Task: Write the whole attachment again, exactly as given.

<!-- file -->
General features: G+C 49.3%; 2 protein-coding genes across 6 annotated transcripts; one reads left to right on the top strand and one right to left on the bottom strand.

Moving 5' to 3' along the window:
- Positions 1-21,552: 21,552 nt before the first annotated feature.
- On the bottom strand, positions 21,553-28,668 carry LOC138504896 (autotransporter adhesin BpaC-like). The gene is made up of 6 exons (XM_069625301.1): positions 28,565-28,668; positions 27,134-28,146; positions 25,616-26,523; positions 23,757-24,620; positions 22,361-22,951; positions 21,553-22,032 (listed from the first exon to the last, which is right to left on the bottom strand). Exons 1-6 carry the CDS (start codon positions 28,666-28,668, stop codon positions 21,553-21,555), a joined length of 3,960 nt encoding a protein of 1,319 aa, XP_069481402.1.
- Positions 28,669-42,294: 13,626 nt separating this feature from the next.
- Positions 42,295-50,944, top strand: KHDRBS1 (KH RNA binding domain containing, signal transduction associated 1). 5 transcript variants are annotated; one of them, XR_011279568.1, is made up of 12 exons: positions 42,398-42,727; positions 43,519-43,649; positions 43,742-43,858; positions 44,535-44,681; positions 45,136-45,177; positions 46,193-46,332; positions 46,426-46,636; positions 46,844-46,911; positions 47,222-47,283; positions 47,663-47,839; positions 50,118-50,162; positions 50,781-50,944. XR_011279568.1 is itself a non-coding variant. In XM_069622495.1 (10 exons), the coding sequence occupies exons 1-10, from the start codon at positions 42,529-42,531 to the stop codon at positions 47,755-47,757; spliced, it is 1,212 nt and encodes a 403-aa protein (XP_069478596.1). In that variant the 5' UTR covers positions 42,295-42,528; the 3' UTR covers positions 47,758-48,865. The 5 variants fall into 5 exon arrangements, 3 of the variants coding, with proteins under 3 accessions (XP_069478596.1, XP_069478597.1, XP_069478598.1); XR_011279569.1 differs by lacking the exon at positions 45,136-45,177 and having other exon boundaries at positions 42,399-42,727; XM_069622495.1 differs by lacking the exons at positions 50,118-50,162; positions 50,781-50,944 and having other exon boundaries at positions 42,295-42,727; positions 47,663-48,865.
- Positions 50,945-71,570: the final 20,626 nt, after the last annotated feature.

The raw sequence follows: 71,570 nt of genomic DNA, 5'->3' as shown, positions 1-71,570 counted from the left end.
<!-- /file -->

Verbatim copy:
General features: G+C 49.3%; 2 protein-coding genes across 6 annotated transcripts; one reads left to right on the top strand and one right to left on the bottom strand.

Moving 5' to 3' along the window:
- Positions 1-21,552: 21,552 nt before the first annotated feature.
- On the bottom strand, positions 21,553-28,668 carry LOC138504896 (autotransporter adhesin BpaC-like). The gene is made up of 6 exons (XM_069625301.1): positions 28,565-28,668; positions 27,134-28,146; positions 25,616-26,523; positions 23,757-24,620; positions 22,361-22,951; positions 21,553-22,032 (listed from the first exon to the last, which is right to left on the bottom strand). Exons 1-6 carry the CDS (start codon positions 28,666-28,668, stop codon positions 21,553-21,555), a joined length of 3,960 nt encoding a protein of 1,319 aa, XP_069481402.1.
- Positions 28,669-42,294: 13,626 nt separating this feature from the next.
- Positions 42,295-50,944, top strand: KHDRBS1 (KH RNA binding domain containing, signal transduction associated 1). 5 transcript variants are annotated; one of them, XR_011279568.1, is made up of 12 exons: positions 42,398-42,727; positions 43,519-43,649; positions 43,742-43,858; positions 44,535-44,681; positions 45,136-45,177; positions 46,193-46,332; positions 46,426-46,636; positions 46,844-46,911; positions 47,222-47,283; positions 47,663-47,839; positions 50,118-50,162; positions 50,781-50,944. XR_011279568.1 is itself a non-coding variant. In XM_069622495.1 (10 exons), the coding sequence occupies exons 1-10, from the start codon at positions 42,529-42,531 to the stop codon at positions 47,755-47,757; spliced, it is 1,212 nt and encodes a 403-aa protein (XP_069478596.1). In that variant the 5' UTR covers positions 42,295-42,528; the 3' UTR covers positions 47,758-48,865. The 5 variants fall into 5 exon arrangements, 3 of the variants coding, with proteins under 3 accessions (XP_069478596.1, XP_069478597.1, XP_069478598.1); XR_011279569.1 differs by lacking the exon at positions 45,136-45,177 and having other exon boundaries at positions 42,399-42,727; XM_069622495.1 differs by lacking the exons at positions 50,118-50,162; positions 50,781-50,944 and having other exon boundaries at positions 42,295-42,727; positions 47,663-48,865.
- Positions 50,945-71,570: the final 20,626 nt, after the last annotated feature.

The raw sequence follows: 71,570 nt of genomic DNA, 5'->3' as shown, positions 1-71,570 counted from the left end.